Jeff Bittiger didn't exactly look the part. But, on Sept. 7, 1987, he certainly pitched the part.
As his Twins fought for the American League West, Bittiger went seven innings against the White Sox, giving up six hits and just one run.
"I'm pretty confident right now," Bittiger told The Associated Press after that game. "I just hope to get to start again in four or five days. I feel a part of a pennant race right now. When I got here Bert Blyleven asked if I was the new bat boy."
Bittiger didn't get to start again for the Twins, but he did go on to pitch parts of the next two seasons in the majors, for the team he beat that day, the White Sox.
In all, Bittiger got into parts of four major league seasons, a small part of a playing career that spanned more than two decades.
That career began in 1980, taken by the Mets in the seventh round of the draft, out of high school. He played that year at short-season Little Falls and the next at single-A Lynchburg and AA Jackson. That second year, Bittiger went 13-8, with a 3.39 ERA.
A one-time third baseman, Bittiger soon became a "strikeout artist," according to The AP, striking out 419 batters in 360 innings in his first three pro seasons. Bittiger He and Darryl Strawberry were invited that September to Shea Stadium, as among the club's top prospects.
Bittiger made AAA in 1983, going 12-10 at Tidewater. He returned to Tidewater for 1984 and 1985. It wasn't until 1986, after being sent to the Phillies as part of a four-player deal, that Bittiger finally made the majors.
With the Phillies that year, Bittiger started three games, going 1-1 with a 5.52 ERA. In the game where he got his first big league victory, Bittiger also hit his first home run.
Bittiger signed with the Twins the next April, spending much of the season at AAA Portland, getting called up that September. For 1988, Bittiger signed with the White Sox, getting into 25 games, starting seven.
In mid-June, Bittiger helped the White Sox to a 5-3 win, coming on to work out of a jam and striking out three. The one-time starter had turned reliever.
"I'm just trying to get used to the right way to warm up," Bittiger told The Chicago Tribune afterward. "I'm learning about situations and what I have to do."
Bittiger got into another two games in 1989, games that turned out to be his last in the majors. He went 0-1, giving up seven runs in 9.2 innings.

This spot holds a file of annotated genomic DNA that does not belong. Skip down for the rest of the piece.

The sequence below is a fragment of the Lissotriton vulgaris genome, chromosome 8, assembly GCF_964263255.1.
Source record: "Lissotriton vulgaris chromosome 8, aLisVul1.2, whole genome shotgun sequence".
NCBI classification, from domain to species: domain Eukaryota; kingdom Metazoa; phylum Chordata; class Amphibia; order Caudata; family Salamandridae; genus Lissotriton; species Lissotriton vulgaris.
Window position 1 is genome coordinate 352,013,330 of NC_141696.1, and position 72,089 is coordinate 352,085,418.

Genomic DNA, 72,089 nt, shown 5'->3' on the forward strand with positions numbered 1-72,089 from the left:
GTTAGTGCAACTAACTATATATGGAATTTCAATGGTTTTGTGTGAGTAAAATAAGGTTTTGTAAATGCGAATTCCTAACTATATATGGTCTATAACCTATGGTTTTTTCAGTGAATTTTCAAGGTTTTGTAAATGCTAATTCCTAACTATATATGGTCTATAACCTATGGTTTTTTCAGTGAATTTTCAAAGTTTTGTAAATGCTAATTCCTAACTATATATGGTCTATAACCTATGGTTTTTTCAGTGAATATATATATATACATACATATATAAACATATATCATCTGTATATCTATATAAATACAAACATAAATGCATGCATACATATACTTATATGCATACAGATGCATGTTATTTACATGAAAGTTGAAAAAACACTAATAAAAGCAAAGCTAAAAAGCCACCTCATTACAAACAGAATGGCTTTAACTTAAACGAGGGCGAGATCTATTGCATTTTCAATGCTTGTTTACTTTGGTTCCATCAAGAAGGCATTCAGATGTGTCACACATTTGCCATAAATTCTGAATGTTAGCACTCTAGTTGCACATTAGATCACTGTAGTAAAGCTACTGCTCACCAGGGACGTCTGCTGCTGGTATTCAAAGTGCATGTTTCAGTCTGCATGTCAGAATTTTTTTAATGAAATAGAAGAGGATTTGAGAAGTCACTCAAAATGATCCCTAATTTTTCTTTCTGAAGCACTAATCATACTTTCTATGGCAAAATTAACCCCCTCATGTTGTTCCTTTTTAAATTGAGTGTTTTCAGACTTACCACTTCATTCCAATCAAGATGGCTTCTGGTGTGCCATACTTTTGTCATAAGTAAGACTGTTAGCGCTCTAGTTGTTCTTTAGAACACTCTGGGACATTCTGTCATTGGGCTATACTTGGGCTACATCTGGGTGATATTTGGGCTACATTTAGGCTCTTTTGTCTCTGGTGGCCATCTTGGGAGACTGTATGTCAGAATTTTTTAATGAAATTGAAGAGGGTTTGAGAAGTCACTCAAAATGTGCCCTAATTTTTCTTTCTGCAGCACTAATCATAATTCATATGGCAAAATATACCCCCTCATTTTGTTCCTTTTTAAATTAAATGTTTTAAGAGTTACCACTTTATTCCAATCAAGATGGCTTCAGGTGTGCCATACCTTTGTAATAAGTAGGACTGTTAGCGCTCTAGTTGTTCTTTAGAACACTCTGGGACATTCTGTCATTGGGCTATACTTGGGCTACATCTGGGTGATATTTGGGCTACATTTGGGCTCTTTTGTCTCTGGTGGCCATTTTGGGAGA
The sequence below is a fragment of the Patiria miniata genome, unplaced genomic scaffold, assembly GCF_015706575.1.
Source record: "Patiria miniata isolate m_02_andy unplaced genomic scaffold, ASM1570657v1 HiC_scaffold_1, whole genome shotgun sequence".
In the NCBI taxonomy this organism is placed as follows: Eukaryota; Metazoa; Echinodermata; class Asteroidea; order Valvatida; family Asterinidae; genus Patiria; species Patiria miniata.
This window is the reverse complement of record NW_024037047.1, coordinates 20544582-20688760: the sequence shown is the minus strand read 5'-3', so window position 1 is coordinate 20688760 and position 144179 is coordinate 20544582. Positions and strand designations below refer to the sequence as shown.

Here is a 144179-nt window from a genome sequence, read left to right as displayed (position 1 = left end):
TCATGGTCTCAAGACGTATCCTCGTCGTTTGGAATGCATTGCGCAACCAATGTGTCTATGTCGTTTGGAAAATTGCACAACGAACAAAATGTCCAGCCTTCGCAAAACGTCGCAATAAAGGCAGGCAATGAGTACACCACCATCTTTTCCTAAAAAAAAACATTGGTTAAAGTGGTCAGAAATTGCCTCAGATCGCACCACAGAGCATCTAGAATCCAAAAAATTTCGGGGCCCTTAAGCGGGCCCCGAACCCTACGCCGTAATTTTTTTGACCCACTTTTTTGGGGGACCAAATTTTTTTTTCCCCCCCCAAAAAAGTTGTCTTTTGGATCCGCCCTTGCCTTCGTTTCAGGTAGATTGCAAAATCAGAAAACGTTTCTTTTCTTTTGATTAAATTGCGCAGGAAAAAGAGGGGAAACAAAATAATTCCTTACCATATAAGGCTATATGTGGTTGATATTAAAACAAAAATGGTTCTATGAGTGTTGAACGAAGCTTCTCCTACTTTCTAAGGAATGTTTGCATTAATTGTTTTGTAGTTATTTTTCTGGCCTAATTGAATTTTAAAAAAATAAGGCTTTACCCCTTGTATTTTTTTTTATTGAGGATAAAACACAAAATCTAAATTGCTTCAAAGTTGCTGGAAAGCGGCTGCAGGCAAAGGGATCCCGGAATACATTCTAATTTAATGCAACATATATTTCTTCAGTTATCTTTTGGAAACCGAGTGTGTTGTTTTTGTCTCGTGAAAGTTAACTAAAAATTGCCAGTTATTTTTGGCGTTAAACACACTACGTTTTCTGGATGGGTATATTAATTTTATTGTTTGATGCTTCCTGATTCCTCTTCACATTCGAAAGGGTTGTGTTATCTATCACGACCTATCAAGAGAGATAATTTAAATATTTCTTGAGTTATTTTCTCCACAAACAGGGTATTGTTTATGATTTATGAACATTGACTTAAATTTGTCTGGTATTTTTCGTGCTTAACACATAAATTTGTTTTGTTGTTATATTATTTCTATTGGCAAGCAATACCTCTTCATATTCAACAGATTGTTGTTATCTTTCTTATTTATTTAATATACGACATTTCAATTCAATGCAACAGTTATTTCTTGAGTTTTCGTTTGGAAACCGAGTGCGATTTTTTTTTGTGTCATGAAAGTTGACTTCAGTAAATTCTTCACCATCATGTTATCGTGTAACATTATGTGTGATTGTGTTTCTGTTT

His stint was also cut short due to injury, a pulled right groin, according to The Tribune. He'd pulled it going too long in his first outing. Then he came back for another five innings a week later. That first outing, he went 4.2 innings to finish out the game.
"I felt a little in the ninth," Bittiger told The Tribune of that first outing. "I didn't feel like saying I didn't want to pitch the ninth because I just didn't think that would be the right thing to do."
Bittiger returned with the Dodgers at AAA Albuquerque in 1990 and pitched well, going 15-6. And he continued pitching, staying in affiliated ball through 1995. He then continued playing in independent ball through 2002. But he never returned to the majors.
After is playing career concluded, Bittiger served one year as pitching coach with Fargo, and he's served much of his time since as a scout with the Athletics. Among the players Bittiger signed was Andrew Bailey.
"I saw Andrew at Wagner College and the way the ball left his hand was special," Bittiger told The San Francisco Chronicle in 2009. "He was a guy I really wanted, because I knew he had a chance as a starter or a late-inning guy."
- St. Petersburg Evening Independent, Sept. 25, 1982: The Mets' future is still on their farm
- St. Petersburg Evening Independent, Sept. 23, 1986: Phillies' Bittiger has really big night
- Toledo Blade, Associated Press, Sept. 8, 1987: Bittiger Sure Looks Like Pitcher, As Minnesota Beats White Sox
- Chicago Tribune, June 12, 1988: 'Heroic' Sox Hold Off Brewers
- Chicago Tribune, June 1, 1989: Whitaker's Shot In 8th Beats Sox
- San Francisco Chronicle, June 8, 2009: Mazzaro bookends win streak